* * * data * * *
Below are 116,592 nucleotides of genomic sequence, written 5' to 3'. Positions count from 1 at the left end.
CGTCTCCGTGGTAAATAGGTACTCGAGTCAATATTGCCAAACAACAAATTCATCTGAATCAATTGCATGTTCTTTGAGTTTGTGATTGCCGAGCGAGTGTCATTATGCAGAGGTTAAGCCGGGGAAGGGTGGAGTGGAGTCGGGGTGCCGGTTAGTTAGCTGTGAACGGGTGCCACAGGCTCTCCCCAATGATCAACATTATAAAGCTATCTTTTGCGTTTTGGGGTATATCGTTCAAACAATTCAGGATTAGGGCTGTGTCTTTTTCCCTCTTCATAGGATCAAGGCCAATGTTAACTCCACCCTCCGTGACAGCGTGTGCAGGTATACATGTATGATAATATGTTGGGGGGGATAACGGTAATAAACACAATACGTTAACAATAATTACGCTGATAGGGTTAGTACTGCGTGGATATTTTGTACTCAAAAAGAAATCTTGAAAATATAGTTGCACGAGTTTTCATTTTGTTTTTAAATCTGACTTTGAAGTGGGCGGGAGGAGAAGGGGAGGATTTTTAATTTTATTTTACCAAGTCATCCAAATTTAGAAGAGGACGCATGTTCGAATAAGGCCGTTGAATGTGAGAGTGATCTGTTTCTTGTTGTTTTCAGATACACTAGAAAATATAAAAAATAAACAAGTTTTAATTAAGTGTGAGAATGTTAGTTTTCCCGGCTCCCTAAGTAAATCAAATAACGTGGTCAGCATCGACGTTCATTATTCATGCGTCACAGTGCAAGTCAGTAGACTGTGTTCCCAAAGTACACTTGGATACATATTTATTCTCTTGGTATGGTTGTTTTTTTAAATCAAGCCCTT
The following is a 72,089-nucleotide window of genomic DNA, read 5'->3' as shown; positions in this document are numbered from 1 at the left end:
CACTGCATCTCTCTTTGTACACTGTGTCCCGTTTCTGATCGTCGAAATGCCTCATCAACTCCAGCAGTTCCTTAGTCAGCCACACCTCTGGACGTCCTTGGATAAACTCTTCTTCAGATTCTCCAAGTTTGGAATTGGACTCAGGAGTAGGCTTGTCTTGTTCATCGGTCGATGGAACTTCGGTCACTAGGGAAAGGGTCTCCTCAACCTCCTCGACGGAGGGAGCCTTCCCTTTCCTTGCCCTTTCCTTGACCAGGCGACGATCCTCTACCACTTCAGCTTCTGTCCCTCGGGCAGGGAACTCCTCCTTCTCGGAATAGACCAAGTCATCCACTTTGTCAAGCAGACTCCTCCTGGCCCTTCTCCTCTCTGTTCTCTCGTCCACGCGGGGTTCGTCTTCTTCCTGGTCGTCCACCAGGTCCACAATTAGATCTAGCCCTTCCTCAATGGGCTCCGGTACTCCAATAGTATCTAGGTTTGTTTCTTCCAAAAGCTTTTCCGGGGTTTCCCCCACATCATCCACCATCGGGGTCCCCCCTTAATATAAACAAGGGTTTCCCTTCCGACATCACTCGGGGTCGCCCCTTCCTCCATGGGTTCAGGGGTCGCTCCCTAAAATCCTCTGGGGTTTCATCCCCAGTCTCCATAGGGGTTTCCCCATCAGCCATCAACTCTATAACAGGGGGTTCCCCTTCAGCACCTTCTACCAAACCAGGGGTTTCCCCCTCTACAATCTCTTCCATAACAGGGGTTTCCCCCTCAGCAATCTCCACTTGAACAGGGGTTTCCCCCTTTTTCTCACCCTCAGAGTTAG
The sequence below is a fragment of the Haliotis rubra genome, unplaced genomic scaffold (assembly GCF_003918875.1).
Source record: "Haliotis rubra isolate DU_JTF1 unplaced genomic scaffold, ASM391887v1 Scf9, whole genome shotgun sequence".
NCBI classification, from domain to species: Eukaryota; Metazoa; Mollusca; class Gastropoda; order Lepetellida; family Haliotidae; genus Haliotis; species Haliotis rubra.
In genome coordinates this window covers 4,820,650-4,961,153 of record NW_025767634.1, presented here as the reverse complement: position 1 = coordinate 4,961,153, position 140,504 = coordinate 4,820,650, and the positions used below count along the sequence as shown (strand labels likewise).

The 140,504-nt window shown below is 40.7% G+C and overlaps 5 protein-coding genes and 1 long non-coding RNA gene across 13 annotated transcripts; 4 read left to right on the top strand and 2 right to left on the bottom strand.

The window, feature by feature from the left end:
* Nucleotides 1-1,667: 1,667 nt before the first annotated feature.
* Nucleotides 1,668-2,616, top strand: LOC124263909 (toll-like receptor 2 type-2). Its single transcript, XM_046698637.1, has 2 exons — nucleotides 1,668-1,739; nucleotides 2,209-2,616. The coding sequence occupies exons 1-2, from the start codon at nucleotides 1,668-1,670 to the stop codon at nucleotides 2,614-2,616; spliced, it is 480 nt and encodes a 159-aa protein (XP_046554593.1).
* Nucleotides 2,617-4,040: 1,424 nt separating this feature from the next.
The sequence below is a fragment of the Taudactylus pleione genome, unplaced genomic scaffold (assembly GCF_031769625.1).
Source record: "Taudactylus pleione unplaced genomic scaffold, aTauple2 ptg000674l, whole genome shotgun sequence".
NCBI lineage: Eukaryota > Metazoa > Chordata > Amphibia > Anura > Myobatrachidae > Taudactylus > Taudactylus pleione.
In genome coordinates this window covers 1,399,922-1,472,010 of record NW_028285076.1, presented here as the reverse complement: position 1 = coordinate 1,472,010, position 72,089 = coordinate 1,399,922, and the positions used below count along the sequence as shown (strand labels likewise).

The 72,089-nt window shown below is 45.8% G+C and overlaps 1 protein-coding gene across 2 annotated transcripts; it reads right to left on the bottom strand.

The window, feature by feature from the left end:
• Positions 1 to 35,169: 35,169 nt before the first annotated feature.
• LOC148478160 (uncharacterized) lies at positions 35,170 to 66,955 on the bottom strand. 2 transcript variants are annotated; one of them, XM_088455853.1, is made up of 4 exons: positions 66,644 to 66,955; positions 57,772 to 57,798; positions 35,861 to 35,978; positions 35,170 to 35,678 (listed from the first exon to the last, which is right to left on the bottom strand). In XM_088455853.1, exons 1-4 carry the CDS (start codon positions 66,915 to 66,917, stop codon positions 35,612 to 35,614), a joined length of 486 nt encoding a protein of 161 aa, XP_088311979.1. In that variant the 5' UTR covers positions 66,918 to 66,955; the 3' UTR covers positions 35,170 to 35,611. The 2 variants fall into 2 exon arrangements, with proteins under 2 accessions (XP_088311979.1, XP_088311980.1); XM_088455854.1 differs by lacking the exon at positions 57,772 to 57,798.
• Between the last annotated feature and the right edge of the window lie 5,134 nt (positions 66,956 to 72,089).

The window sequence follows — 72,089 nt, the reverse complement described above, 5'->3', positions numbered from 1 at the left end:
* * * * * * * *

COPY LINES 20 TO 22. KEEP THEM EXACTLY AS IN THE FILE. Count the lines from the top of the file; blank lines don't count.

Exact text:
• Positions 1 to 35,169: 35,169 nt before the first annotated feature.
• LOC148478160 (uncharacterized) lies at positions 35,170 to 66,955 on the bottom strand. 2 transcript variants are annotated; one of them, XM_088455853.1, is made up of 4 exons: positions 66,644 to 66,955; positions 57,772 to 57,798; positions 35,861 to 35,978; positions 35,170 to 35,678 (listed from the first exon to the last, which is right to left on the bottom strand). In XM_088455853.1, exons 1-4 carry the CDS (start codon positions 66,915 to 66,917, stop codon positions 35,612 to 35,614), a joined length of 486 nt encoding a protein of 161 aa, XP_088311979.1. In that variant the 5' UTR covers positions 66,918 to 66,955; the 3' UTR covers positions 35,170 to 35,611. The 2 variants fall into 2 exon arrangements, with proteins under 2 accessions (XP_088311979.1, XP_088311980.1); XM_088455854.1 differs by lacking the exon at positions 57,772 to 57,798.
• Between the last annotated feature and the right edge of the window lie 5,134 nt (positions 66,956 to 72,089).